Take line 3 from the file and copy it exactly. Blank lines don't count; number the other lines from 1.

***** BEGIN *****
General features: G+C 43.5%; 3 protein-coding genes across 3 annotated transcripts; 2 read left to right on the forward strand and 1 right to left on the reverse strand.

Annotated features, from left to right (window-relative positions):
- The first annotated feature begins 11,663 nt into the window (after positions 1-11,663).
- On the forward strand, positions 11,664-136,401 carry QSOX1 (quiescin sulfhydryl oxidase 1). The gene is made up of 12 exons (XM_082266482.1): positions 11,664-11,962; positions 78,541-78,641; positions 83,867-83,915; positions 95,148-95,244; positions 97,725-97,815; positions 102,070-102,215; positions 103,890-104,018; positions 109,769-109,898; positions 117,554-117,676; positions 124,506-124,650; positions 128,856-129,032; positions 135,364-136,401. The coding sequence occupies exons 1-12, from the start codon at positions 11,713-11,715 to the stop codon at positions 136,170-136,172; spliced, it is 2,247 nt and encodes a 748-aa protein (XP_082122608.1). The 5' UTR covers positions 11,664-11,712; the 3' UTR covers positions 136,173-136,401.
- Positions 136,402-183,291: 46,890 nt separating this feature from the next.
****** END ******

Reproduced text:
- The first annotated feature begins 11,663 nt into the window (after positions 1-11,663).